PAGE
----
Of course, the best way for one machine to talk to another machine over the web is through some machine-sensible protocol: XML, soap, whatever. That being said, there are times when this option isn't available, forcing you to use http(s) to write an app that mimics a browser.

This meditation describes my recent experiments writing such an app. Your Mileage May Vary.

And of course do make sure such automated apps conform with any Terms of Use of the site you're using.

LWP and WWW:Mechanize vs. OLE

There are many posts around web from folks asking "How doe I use perl to mimic a browser", and folks always answer, "use LWP" or "use WWW::Mechanize". Those are astoundingly great modules for many circumstances, but they also have limitations.

I'd suggest the strengths of LWP and WWW::Mechanize are:
  • No Details Are Hidden: you can work with the request in all of its glory at various levels of detail
  • RTFM: decent (not great) documentation
  • Folks Know Them: one can obtain reasonable good support and advice from PM and google searches
  • Solid Code: the modules are well written
  • OO: Nice structure allows easy overloading and extension
I would suggest the weaknesses of LWP and WWW::Mechanize are:
  • Non-Intuitive Interface: the human wants to use the metaphor of how a human browses the web -- fill out that box, click this button, click that link. LWP and WWW::Mechanize makes the coder think in tems of forms (which fields live in which forms, the true names (vs. the labels) of fields and buttons, etc.) A different metaphor, less WYSIWYG.
  • Checkboxes and Pulldowns: Setting check boxes and pull-down menus with multiple values is not simple.
  • No Browser To Watch. While debugging, you have set up your own mechanism to save pages, to see why your code fails
  • Hard For Beginners: one must to absorb a good deal of documentation (LWP; LWP::UserAgent; HTTP::Request; HTML::Form, etc) to get a reasonably complex app working
  • Speed: WWW::Mechanize seems slow to me, compared to IE
  • HTTPS: Requires futzing with SSLEasy, and sometimes causes problems
I have been experimenting with an app that interfaces with a website: it needs to log in, redirect to a secure site, examine the status of some pages, post multi-page forms full of hidden cookies and javascript, and repeat a handful of times.

After some struggles with LWP and WWW::Mechanize, I finally decided to try OLE.

I thought "surely OLE will break, or be slower, or be harder to implement."

I was pleasantly surprised: for my needs on this project, OLE was easier. Again, Your Mileage May Vary.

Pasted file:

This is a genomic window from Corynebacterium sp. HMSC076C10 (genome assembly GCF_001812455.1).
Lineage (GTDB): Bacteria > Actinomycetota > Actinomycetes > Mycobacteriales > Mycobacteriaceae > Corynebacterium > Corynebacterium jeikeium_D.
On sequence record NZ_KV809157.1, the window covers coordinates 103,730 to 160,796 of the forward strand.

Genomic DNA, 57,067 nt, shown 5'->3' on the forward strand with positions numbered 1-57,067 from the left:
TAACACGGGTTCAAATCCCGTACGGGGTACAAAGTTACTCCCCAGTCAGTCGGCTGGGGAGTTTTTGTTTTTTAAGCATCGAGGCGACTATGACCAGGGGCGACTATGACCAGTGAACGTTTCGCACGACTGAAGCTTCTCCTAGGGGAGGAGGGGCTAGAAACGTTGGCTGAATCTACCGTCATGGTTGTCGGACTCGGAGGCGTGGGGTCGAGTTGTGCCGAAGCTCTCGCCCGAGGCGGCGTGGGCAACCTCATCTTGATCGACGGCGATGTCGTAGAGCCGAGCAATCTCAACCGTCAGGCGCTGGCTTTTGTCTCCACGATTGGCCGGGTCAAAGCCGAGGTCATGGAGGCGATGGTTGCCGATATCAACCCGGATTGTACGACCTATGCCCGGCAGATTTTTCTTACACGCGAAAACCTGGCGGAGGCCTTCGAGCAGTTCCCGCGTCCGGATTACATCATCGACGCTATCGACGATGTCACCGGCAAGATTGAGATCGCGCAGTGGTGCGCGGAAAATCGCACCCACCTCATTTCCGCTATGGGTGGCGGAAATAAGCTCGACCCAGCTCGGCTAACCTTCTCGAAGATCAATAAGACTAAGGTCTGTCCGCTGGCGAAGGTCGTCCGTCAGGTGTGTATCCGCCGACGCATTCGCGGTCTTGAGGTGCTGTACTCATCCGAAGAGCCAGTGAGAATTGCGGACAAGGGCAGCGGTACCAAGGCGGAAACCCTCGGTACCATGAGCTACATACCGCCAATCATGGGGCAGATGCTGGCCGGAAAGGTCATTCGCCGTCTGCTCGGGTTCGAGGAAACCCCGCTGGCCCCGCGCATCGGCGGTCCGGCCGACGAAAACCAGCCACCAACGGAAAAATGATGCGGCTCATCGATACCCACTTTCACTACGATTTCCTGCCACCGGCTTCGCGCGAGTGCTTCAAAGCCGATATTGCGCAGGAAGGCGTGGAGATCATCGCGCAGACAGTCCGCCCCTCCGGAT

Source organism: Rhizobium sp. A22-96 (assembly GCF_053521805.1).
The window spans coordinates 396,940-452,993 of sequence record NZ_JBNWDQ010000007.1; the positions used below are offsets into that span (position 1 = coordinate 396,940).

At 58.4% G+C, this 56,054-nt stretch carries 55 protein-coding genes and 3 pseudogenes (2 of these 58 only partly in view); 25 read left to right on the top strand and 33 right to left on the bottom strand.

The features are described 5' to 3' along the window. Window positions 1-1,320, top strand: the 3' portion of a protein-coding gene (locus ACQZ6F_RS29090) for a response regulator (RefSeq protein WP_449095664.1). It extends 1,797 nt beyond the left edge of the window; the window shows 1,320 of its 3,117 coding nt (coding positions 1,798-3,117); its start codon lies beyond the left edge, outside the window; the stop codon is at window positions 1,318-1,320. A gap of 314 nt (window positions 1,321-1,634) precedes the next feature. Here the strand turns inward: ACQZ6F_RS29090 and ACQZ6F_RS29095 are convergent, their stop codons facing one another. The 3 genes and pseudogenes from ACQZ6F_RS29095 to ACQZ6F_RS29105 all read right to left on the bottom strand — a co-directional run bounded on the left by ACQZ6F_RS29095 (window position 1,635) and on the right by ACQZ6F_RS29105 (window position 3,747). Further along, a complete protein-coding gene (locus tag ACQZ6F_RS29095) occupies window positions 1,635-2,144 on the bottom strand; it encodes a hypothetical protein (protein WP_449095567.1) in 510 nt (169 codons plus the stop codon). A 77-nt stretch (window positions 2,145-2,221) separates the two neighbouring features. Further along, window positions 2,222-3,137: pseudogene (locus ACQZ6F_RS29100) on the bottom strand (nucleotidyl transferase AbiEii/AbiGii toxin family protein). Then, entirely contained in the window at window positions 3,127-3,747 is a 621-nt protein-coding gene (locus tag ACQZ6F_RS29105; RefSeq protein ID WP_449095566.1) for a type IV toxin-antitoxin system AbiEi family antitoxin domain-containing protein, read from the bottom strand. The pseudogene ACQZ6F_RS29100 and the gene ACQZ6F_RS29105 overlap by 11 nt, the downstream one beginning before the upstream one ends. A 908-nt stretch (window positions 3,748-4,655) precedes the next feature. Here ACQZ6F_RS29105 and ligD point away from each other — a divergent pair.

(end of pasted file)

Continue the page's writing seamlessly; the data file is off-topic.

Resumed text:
I used to get me started.

I'd suggest the strengths of OLE for IE (through SAMIE) are:

  • Intuitive Interface: Fill out a box, click a button, follow a link. Less need to deep-dive into the page source.
  • A Browser To Watch. Set the  $IE->{visible}   = 1, add some time-delays, and find problems by watching.
  • Speed: OLE ran quite speedily for me
  • HTTPS & Cookies: Seamless -- IE handles it
And the weaknesses of SAMIE:
  • Redmond: Requires Win* and IE. Enough said.
  • Overkill: I read a post somewhere noting "instantiating IE to fetch a webpage is like driving your Hummer 30 feet to the end of your driveway to pick up the newspaper."
  • Solidity. I have no data (yet) to support this concern, but I suspect IE/OLE/SAMIE will crump if banged on too quickly or too hard or too many times.
  • All Details Are Hidden: you a running a browser --everything under the hood (cookies, redirects, etc) is invisible
  • Docs: weak documentation
  • Few Folks Know It: less support from the community. Many google searches for "OLE IE object model" or "OLE IE API" lead to posts that just carp, "Jeepers -- isn't it hard to find docs for OLE and IE?". Docs on the MS site are hard to find or outdated.
  • Code: SAMIE has a few bugs, I think. The code logic is deeply nested and it appears certain branches might not have been thoroughly tested.
  • Procedural: Subroutines and deeply nests "if"s... I prefer clear OO myself.


Perl is about using the right tool the job.

For quick page fetches, I'd use LWP. For simple web apps, I'd use WWW::Mechanize. For testing redirectors or lower-level code, I'd use LWP (so as to be able to see exactly what is going on). For interfacing with a complex multipage secure form quickly on a Win* platform, I'd now suggest considering OLE.


I found the following links of some help:

update (broquaint): shortened width-bursting URLs